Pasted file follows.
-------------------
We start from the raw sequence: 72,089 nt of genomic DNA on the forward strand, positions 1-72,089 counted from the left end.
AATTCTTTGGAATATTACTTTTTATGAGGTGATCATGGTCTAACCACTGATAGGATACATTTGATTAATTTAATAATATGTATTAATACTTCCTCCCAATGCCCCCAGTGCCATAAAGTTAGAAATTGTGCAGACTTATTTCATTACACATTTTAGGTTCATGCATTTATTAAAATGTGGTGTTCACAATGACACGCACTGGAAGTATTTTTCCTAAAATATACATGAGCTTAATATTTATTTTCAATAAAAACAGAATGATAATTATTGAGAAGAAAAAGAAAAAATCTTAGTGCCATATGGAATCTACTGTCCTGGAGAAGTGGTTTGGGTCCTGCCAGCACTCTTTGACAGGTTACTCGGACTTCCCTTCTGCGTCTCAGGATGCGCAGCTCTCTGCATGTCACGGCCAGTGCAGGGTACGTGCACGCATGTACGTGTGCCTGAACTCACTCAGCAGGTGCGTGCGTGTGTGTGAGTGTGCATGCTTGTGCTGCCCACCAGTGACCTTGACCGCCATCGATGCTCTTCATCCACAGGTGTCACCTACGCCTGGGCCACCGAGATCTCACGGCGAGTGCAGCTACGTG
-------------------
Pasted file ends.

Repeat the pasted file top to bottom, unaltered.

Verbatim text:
We start from the raw sequence: 72,089 nt of genomic DNA on the forward strand, positions 1-72,089 counted from the left end.
AATTCTTTGGAATATTACTTTTTATGAGGTGATCATGGTCTAACCACTGATAGGATACATTTGATTAATTTAATAATATGTATTAATACTTCCTCCCAATGCCCCCAGTGCCATAAAGTTAGAAATTGTGCAGACTTATTTCATTACACATTTTAGGTTCATGCATTTATTAAAATGTGGTGTTCACAATGACACGCACTGGAAGTATTTTTCCTAAAATATACATGAGCTTAATATTTATTTTCAATAAAAACAGAATGATAATTATTGAGAAGAAAAAGAAAAAATCTTAGTGCCATATGGAATCTACTGTCCTGGAGAAGTGGTTTGGGTCCTGCCAGCACTCTTTGACAGGTTACTCGGACTTCCCTTCTGCGTCTCAGGATGCGCAGCTCTCTGCATGTCACGGCCAGTGCAGGGTACGTGCACGCATGTACGTGTGCCTGAACTCACTCAGCAGGTGCGTGCGTGTGTGTGAGTGTGCATGCTTGTGCTGCCCACCAGTGACCTTGACCGCCATCGATGCTCTTCATCCACAGGTGTCACCTACGCCTGGGCCACCGAGATCTCACGGCGAGTGCAGCTACGTG